She knows what she’s talking about, too, having struck at Ars Nova and New York Theater Workshop, the Off-Broadway houses most receptive to massive makeovers.
The first of the Chavkin-Malloy collaborations was for NYTW: some free-wheeling whimsy called Three Pianos, in which Malloy and two other pianists tipsily attacked Schubert’s Winterreise song cycle, giving off the boozy airs of a frat-house beer-bust.
Having worked the clubs, Malloy knows the joy of a well-lubricated audience and backs it up with a quote from Bertolt Brecht: “Theater, without beer, is a museum.”
Consequently, red wine was generously dispensed at that NYTW gig, and vodka will be the Imperial’s official house-pour for Natasha, Pierre et al. “Absolutely!” Chavkin insists, intending no pun. (Hopefully, the booze will be ungraded to Broadway standards and not the hooch from an Austin distillery that was served at Ars Nova.)
Rock ‘n’ roll, Rachmaninoff concertos, Dixieland jazz, Schubert song cycles, protest ditties through the years, operas both folk and electro-pop—in a decade of directing theater, Chavkin has pretty much covered the waterfront musically. “I try not to repeat myself at all,” she likes to understate, with a measure of pride and accuracy.
In her boxing drama (The Royale), Chavkin didn’t even make it out of the percussion section. For that, Chavkin—who received her MFA from Columbia University’s School of the Arts in 2008 after getting her BFA at Tisch—credits the playwright. “The whole thing was meant to be abstract. That was absolutely Marco’s idea. He wrote a whole series of claps and stomps and hops—percussive elements that the cast provided. It’s the idea of capturing the kinetic energy of the text in movement while making sure we weren’t suddenly just staging fight scenes. Marco explicitly said not to stage the fights realistically. It was always an abstraction, and that was the challenge of this show.”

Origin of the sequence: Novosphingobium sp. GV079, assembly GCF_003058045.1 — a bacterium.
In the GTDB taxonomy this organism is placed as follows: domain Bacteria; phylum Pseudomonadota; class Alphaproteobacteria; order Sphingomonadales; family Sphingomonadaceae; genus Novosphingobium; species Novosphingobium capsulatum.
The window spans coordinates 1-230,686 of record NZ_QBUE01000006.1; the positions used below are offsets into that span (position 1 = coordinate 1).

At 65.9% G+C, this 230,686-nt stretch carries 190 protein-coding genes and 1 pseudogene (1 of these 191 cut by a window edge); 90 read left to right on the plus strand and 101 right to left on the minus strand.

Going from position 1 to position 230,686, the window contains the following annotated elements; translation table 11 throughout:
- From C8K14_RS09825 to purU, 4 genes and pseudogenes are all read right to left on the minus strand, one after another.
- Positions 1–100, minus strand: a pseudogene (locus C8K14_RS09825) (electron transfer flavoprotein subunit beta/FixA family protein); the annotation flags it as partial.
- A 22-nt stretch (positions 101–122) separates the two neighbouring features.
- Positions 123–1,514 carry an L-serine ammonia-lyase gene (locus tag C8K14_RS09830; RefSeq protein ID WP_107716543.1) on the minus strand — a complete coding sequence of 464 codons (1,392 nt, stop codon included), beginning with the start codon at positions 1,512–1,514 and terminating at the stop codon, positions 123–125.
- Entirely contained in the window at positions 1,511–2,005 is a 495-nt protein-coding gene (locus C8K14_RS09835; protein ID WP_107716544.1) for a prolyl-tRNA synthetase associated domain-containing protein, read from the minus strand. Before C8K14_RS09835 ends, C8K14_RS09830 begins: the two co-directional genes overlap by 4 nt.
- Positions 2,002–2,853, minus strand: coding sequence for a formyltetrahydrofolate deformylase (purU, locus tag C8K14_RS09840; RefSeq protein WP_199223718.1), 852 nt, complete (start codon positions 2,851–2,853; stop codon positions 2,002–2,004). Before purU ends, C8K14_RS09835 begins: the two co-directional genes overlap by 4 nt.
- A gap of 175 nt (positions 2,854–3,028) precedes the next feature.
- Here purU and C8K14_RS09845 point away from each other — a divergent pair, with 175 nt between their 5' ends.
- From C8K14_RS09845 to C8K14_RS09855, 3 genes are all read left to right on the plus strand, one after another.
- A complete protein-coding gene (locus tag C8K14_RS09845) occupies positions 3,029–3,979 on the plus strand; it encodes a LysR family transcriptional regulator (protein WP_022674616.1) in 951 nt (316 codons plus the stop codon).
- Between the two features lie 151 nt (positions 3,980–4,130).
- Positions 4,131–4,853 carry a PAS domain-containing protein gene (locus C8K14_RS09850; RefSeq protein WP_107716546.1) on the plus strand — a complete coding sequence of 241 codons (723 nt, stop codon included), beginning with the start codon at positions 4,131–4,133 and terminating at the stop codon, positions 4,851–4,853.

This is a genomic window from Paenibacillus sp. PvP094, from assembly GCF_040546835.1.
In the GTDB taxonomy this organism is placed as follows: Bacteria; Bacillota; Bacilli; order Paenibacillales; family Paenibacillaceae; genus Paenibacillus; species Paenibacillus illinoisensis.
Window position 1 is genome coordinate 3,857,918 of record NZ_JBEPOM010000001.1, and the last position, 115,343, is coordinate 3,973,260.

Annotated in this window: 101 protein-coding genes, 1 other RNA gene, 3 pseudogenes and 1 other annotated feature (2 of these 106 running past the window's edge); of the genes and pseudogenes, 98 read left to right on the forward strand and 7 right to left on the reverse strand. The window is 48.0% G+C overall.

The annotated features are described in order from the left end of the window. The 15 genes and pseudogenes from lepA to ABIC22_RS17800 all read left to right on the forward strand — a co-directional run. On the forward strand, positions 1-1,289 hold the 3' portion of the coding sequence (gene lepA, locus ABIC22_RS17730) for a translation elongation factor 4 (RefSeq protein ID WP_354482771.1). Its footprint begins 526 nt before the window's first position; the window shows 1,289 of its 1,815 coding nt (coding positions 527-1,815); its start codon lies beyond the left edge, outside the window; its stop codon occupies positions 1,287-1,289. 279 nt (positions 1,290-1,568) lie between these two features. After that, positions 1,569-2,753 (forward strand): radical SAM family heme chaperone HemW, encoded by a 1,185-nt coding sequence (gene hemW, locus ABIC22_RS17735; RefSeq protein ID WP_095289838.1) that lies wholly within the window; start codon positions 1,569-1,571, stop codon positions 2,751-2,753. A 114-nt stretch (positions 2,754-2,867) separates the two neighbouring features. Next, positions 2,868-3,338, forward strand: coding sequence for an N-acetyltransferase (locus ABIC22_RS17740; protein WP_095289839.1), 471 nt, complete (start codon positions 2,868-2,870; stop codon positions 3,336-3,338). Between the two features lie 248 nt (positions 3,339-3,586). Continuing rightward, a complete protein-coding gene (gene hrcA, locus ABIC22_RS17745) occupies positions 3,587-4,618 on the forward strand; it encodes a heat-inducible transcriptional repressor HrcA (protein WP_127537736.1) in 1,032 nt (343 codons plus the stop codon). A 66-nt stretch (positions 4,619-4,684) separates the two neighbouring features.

Her current production manages to venture into another frontier—the noises-off one. In the almost dialogue-free zone of Wohl’s Small Mouth Sounds, she and her cast—the silent six—create distinct characters out of mute interplay and body lingo.
The play was written for a proscenium presentation, but, given Ars Nova’s railway-car stage, Chavkin opted to play the hand she was dealt and dumped the action in the aisle right in front of the audience, who are seated on facing bleachers. Through osmosis or proximity, they suddenly became part of this silent-retreat experience.
After her Broadway beachhead, Chavkin can already see projects forming. She and composer Heather Christian have already begun work on an adaptation of Mac Wellman’s novel, Annie Salem. “Mac, of course, is the granddaddy of the avant-garde who runs the Brooklyn College Playwriting Program and is an astonishing thinker, playwright and writer. Very few people know this, but he has also written a couple of novels. Annie Salem is a novel that I found online when I was 22 and obsessing about Mac. I just fell in love with this novel—it’s set half in Ohio and half on Mars.”
And, of course, she and Malloy will continue to tinker with the classics, starting with Moby Dick. “We’re also adapting Shakespeare’s King Henry IV: Parts One and Two and Henry V into a single evening’s event focusing just on Prince Hal’s trajectory.”
Unconventional material comes to Chavkin like a magnet, and, with her increasing profile, it’s coming more and more frequently. She can’t say why. “The Royale was a play I got called for by Barry Edelstein at The Old Globe—I read it without basically breathing in a single night and said, ‘I have to do this play’—but Annie Salem is work that’s coming purely from me and my love of the book. So I’d say it’s a mixture of me being definitive about what I care about. I care about a vividness of life and culture on stage—whether that’s with music or without music. Often, politics is a part of that but not always overtly. Sometimes, it’s just because I love the story. The result, I think, is a diverse slate of work as wide as the number of ways I come to projects.”